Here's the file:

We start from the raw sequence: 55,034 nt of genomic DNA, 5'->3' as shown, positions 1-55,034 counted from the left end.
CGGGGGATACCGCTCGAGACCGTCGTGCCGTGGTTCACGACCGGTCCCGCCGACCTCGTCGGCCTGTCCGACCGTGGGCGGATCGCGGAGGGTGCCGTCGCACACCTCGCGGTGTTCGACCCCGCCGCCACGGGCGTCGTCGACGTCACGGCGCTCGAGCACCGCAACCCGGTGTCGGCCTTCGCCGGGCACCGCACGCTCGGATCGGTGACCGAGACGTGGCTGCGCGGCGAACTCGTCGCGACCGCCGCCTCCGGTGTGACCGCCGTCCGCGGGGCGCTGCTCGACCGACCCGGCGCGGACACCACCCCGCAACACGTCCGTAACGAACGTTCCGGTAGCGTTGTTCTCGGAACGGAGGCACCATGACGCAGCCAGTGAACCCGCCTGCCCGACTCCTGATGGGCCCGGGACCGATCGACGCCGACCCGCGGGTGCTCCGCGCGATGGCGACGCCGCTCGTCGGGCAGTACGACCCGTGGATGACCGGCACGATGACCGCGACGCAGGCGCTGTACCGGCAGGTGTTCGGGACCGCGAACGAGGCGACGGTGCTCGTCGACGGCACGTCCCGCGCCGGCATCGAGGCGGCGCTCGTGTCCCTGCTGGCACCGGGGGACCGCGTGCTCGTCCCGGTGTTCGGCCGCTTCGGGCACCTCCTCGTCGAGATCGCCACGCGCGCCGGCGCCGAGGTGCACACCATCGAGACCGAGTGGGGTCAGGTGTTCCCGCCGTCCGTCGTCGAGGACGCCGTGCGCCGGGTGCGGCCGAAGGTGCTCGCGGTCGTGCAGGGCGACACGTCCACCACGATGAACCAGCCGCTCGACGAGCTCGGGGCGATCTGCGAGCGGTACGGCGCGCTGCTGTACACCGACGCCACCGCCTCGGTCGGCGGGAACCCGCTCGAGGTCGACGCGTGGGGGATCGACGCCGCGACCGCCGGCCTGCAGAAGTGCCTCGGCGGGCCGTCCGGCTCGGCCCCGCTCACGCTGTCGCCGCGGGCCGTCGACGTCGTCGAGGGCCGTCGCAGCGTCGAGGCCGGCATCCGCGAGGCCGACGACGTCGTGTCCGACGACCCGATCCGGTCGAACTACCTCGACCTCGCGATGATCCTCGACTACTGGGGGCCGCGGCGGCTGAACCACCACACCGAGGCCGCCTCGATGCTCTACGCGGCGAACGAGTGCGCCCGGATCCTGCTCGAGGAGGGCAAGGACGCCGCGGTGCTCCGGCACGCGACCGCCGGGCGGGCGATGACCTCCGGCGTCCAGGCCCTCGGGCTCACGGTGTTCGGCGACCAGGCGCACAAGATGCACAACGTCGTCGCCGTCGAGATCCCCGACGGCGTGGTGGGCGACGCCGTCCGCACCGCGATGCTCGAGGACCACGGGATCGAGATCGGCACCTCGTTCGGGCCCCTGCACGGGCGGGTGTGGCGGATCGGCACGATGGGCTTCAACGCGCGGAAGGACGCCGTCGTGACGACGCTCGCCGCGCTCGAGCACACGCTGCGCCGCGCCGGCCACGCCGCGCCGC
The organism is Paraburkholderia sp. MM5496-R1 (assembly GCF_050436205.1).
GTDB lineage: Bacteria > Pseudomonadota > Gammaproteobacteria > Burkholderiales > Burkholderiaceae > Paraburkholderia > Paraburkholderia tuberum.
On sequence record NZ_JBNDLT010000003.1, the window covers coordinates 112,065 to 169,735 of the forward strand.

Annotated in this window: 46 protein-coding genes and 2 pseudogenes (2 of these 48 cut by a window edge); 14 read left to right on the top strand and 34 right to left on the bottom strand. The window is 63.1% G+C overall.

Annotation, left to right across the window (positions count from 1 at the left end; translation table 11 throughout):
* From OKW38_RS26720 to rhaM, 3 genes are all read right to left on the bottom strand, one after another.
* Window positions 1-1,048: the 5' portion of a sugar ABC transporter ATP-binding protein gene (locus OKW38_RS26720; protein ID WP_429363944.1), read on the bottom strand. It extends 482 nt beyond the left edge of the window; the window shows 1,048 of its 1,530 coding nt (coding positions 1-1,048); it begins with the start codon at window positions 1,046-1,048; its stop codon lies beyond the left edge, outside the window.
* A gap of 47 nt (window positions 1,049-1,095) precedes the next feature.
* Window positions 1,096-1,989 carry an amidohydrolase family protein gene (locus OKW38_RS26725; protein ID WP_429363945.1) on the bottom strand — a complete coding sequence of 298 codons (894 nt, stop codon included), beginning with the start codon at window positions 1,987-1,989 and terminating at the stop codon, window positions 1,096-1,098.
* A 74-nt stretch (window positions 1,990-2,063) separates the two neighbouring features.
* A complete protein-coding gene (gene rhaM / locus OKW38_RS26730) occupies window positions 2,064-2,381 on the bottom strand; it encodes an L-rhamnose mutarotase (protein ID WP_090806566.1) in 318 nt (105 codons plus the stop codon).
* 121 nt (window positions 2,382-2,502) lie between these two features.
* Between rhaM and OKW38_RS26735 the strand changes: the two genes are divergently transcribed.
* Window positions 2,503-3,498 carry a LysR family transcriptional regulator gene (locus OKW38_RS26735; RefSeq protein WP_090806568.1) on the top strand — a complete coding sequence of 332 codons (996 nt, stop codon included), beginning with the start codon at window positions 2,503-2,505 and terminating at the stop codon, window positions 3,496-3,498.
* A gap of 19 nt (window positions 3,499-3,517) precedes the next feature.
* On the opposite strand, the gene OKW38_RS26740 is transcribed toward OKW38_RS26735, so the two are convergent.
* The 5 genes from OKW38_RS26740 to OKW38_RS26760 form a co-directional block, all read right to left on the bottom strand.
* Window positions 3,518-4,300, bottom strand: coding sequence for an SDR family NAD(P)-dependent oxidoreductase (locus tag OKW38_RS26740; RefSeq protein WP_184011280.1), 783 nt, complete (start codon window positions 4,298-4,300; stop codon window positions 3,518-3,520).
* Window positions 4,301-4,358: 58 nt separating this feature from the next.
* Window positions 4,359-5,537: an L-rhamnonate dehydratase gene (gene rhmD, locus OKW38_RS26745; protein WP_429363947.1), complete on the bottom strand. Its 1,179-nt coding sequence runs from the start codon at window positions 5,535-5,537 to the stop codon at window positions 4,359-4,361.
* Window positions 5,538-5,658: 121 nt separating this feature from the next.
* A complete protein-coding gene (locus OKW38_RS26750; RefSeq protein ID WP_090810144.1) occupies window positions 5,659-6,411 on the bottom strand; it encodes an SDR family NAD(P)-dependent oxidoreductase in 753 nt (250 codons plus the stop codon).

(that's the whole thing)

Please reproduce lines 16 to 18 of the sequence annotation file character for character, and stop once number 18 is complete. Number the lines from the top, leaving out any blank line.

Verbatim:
* Window positions 2,503-3,498 carry a LysR family transcriptional regulator gene (locus OKW38_RS26735; RefSeq protein WP_090806568.1) on the top strand — a complete coding sequence of 332 codons (996 nt, stop codon included), beginning with the start codon at window positions 2,503-2,505 and terminating at the stop codon, window positions 3,496-3,498.
* A gap of 19 nt (window positions 3,499-3,517) precedes the next feature.
* On the opposite strand, the gene OKW38_RS26740 is transcribed toward OKW38_RS26735, so the two are convergent.